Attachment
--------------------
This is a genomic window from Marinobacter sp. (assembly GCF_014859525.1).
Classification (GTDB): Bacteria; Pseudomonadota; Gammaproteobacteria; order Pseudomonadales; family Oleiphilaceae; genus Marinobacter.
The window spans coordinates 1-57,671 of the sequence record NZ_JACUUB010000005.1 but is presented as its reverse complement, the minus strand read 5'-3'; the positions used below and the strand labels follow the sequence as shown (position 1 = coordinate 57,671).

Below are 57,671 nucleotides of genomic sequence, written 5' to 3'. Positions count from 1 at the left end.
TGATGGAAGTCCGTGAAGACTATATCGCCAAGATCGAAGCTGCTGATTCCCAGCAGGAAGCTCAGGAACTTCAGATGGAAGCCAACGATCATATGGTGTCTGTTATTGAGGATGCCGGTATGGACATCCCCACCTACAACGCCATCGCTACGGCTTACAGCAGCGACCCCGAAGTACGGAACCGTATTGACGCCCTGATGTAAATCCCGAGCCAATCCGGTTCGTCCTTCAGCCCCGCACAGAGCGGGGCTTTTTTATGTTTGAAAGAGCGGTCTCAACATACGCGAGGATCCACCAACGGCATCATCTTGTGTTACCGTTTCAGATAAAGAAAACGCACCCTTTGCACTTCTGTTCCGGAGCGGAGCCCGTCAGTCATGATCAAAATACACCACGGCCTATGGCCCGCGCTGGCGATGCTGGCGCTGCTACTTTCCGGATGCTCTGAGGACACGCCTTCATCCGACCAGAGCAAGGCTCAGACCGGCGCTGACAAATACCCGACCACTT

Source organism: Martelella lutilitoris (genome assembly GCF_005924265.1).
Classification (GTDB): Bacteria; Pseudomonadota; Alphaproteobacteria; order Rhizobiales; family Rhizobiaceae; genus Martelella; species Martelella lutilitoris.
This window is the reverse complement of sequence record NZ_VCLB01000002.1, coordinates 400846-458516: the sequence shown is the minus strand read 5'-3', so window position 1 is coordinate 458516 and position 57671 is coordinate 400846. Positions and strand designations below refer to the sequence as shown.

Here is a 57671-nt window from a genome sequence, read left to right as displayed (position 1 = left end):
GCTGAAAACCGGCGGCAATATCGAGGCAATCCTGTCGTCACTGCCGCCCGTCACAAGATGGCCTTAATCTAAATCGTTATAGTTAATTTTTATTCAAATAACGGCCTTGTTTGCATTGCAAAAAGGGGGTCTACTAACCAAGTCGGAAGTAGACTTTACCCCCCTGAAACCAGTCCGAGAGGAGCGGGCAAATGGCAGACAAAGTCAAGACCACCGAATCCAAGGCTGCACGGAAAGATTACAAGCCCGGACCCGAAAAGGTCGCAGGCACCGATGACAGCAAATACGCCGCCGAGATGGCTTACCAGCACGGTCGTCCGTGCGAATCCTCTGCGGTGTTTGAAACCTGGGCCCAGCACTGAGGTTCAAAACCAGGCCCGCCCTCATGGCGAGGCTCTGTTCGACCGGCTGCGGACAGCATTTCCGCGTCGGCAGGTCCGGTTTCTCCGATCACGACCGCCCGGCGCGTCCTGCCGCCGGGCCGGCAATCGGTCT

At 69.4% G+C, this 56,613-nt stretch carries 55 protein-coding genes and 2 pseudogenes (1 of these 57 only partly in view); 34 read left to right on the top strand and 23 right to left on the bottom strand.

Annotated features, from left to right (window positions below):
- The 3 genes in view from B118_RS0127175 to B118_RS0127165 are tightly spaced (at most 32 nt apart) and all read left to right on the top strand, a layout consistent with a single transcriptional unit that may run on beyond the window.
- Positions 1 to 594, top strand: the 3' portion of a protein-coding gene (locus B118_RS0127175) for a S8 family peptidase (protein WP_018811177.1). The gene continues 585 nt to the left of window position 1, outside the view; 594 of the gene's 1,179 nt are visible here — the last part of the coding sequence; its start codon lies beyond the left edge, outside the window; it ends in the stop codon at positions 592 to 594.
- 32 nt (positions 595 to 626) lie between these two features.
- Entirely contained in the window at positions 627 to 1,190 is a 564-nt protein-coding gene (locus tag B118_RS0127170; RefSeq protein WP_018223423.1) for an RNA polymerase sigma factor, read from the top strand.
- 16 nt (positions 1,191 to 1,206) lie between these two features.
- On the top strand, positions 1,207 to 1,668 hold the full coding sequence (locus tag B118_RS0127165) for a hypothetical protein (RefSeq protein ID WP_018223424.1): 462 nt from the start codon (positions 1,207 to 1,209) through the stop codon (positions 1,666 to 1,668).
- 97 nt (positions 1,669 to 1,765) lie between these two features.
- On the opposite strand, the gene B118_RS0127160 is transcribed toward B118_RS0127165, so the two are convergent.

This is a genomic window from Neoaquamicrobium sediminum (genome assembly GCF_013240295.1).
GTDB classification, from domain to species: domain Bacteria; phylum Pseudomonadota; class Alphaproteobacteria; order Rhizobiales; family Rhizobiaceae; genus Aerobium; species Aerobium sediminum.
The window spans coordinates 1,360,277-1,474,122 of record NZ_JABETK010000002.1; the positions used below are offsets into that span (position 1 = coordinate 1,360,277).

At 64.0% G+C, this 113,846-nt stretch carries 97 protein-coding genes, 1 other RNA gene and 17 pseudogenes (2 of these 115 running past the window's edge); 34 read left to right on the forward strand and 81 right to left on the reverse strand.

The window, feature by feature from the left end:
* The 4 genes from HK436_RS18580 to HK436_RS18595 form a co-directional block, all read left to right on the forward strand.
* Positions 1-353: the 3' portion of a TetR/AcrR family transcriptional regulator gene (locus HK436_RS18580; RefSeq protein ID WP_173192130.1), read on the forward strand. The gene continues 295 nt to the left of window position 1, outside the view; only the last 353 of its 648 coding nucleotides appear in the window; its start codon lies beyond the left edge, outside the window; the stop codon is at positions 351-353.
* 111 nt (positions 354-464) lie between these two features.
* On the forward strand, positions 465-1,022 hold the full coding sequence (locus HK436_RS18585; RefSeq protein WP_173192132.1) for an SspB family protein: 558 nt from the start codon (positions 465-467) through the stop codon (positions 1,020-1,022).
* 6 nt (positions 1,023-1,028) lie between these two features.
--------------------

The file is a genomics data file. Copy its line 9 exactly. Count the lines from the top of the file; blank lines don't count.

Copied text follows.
Here is a 57671-nt window from a genome sequence, read left to right as displayed (position 1 = left end):